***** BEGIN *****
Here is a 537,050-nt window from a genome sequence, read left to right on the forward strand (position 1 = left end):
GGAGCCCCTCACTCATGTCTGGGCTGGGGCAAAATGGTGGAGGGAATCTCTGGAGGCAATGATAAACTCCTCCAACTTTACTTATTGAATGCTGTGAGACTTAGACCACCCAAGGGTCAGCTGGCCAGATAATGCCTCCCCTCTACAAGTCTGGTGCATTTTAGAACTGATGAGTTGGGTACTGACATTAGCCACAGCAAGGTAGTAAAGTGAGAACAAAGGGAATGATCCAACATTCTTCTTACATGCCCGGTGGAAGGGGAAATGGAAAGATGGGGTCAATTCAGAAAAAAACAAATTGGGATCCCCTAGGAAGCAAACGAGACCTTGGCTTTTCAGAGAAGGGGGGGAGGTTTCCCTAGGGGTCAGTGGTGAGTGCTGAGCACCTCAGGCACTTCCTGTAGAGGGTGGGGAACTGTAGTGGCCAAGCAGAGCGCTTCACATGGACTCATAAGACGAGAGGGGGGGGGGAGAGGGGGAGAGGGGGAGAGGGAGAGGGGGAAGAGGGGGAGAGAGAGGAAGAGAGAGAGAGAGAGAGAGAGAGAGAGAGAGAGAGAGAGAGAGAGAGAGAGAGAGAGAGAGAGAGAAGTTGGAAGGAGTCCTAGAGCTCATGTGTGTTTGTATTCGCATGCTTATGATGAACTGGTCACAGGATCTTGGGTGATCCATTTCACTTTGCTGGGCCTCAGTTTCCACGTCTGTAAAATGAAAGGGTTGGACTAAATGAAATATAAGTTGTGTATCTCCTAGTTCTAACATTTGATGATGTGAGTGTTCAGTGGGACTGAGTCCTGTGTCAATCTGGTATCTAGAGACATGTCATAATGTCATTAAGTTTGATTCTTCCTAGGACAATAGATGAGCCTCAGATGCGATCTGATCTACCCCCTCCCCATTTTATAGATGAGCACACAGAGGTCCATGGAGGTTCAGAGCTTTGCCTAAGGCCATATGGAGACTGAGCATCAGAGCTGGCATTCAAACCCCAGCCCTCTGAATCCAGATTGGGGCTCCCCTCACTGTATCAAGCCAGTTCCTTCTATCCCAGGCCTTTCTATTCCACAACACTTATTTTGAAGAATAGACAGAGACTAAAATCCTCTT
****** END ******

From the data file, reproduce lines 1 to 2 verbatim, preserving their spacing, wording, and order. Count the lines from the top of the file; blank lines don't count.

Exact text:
Here is a 537,050-nt window from a genome sequence, read left to right on the forward strand (position 1 = left end):
GGAGCCCCTCACTCATGTCTGGGCTGGGGCAAAATGGTGGAGGGAATCTCTGGAGGCAATGATAAACTCCTCCAACTTTACTTATTGAATGCTGTGAGACTTAGACCACCCAAGGGTCAGCTGGCCAGATAATGCCTCCCCTCTACAAGTCTGGTGCATTTTAGAACTGATGAGTTGGGTACTGACATTAGCCACAGCAAGGTAGTAAAGTGAGAACAAAGGGAATGATCCAACATTCTTCTTACATGCCCGGTGGAAGGGGAAATGGAAAGATGGGGTCAATTCAGAAAAAAACAAATTGGGATCCCCTAGGAAGCAAACGAGACCTTGGCTTTTCAGAGAAGGGGGGGAGGTTTCCCTAGGGGTCAGTGGTGAGTGCTGAGCACCTCAGGCACTTCCTGTAGAGGGTGGGGAACTGTAGTGGCCAAGCAGAGCGCTTCACATGGACTCATAAGACGAGAGGGGGGGGGGAGAGGGGGAGAGGGGGAGAGGGAGAGGGGGAAGAGGGGGAGAGAGAGGAAGAGAGAGAGAGAGAGAGAGAGAGAGAGAGAGAGAGAGAGAGAGAGAGAGAGAGAGAGAGAGAGAGAAGTTGGAAGGAGTCCTAGAGCTCATGTGTGTTTGTATTCGCATGCTTATGATGAACTGGTCACAGGATCTTGGGTGATCCATTTCACTTTGCTGGGCCTCAGTTTCCACGTCTGTAAAATGAAAGGGTTGGACTAAATGAAATATAAGTTGTGTATCTCCTAGTTCTAACATTTGATGATGTGAGTGTTCAGTGGGACTGAGTCCTGTGTCAATCTGGTATCTAGAGACATGTCATAATGTCATTAAGTTTGATTCTTCCTAGGACAATAGATGAGCCTCAGATGCGATCTGATCTACCCCCTCCCCATTTTATAGATGAGCACACAGAGGTCCATGGAGGTTCAGAGCTTTGCCTAAGGCCATATGGAGACTGAGCATCAGAGCTGGCATTCAAACCCCAGCCCTCTGAATCCAGATTGGGGCTCCCCTCACTGTATCAAGCCAGTTCCTTCTATCCCAGGCCTTTCTATTCCACAACACTTATTTTGAAGAATAGACAGAGACTAAAATCCTCTT